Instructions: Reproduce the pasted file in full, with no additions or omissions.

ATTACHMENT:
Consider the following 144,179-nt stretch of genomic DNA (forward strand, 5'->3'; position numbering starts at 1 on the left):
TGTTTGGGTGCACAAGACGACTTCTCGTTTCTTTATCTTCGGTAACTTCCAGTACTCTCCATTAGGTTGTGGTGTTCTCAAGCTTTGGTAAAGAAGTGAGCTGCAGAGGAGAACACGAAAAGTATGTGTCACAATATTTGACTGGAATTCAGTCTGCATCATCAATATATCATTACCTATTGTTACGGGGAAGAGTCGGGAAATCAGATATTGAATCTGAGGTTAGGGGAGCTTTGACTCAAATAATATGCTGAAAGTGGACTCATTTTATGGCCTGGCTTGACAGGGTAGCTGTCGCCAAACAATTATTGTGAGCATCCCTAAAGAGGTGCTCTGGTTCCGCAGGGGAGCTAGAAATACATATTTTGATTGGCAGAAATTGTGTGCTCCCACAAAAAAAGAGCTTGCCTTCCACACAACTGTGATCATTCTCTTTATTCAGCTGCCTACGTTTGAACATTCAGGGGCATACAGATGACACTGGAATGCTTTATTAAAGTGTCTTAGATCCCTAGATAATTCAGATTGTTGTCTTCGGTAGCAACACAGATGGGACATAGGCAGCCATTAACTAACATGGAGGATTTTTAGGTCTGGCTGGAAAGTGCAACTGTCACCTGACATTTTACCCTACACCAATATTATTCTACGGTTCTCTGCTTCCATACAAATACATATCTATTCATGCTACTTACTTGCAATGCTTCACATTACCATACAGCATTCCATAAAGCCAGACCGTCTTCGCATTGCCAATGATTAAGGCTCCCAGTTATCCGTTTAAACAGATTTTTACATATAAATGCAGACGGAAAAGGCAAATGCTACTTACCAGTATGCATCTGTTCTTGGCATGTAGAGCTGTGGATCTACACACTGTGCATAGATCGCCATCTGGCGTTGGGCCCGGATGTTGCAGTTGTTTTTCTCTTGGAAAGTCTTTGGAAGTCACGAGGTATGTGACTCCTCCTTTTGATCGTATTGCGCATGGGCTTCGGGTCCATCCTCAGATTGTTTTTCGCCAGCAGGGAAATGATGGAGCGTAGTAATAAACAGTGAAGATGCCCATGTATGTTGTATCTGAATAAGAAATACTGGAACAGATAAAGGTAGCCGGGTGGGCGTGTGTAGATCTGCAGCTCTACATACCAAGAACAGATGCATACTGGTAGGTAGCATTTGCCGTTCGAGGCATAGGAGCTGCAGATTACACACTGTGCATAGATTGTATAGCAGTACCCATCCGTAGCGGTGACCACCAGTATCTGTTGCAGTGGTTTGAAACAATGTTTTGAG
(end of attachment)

Consider the following 144,179-nt stretch of genomic DNA (forward strand, 5'->3'; position numbering starts at 1 on the left):
TGTTTGGGTGCACAAGACGACTTCTCGTTTCTTTATCTTCGGTAACTTCCAGTACTCTCCATTAGGTTGTGGTGTTCTCAAGCTTTGGTAAAGAAGTGAGCTGCAGAGGAGAACACGAAAAGTATGTGTCACAATATTTGACTGGAATTCAGTCTGCATCATCAATATATCATTACCTATTGTTACGGGGAAGAGTCGGGAAATCAGATATTGAATCTGAGGTTAGGGGAGCTTTGACTCAAATAATATGCTGAAAGTGGACTCATTTTATGGCCTGGCTTGACAGGGTAGCTGTCGCCAAACAATTATTGTGAGCATCCCTAAAGAGGTGCTCTGGTTCCGCAGGGGAGCTAGAAATACATATTTTGATTGGCAGAAATTGTGTGCTCCCACAAAAAAAGAGCTTGCCTTCCACACAACTGTGATCATTCTCTTTATTCAGCTGCCTACGTTTGAACATTCAGGGGCATACAGATGACACTGGAATGCTTTATTAAAGTGTCTTAGATCCCTAGATAATTCAGATTGTTGTCTTCGGTAGCAACACAGATGGGACATAGGCAGCCATTAACTAACATGGAGGATTTTTAGGTCTGGCTGGAAAGTGCAACTGTCACCTGACATTTTACCCTACACCAATATTATTCTACGGTTCTCTGCTTCCATACAAATACATATCTATTCATGCTACTTACTTGCAATGCTTCACATTACCATACAGCATTCCATAAAGCCAGACCGTCTTCGCATTGCCAATGATTAAGGCTCCCAGTTATCCGTTTAAACAGATTTTTACATATAAATGCAGACGGAAAAGGCAAATGCTACTTACCAGTATGCATCTGTTCTTGGCATGTAGAGCTGTGGATCTACACACTGTGCATAGATCGCCATCTGGCGTTGGGCCCGGATGTTGCAGTTGTTTTTCTCTTGGAAAGTCTTTGGAAGTCACGAGGTATGTGACTCCTCCTTTTGATCGTATTGCGCATGGGCTTCGGGTCCATCCTCAGATTGTTTTTCGCCAGCAGGGAAATGATGGAGCGTAGTAATAAACAGTGAAGATGCCCATGTATGTTGTATCTGAATAAGAAATACTGGAACAGATAAAGGTAGCCGGGTGGGCGTGTGTAGATCTGCAGCTCTACATACCAAGAACAGATGCATACTGGTAGGTAGCATTTGCCGTTCGAGGCATAGGAGCTGCAGATTACACACTGTGCATAGATTGTATAGCAGTACCCATCCGTAGCGGTGACCACCAGTATCTGTTGCAGTGGTTTGAAACAATGTTTTGAG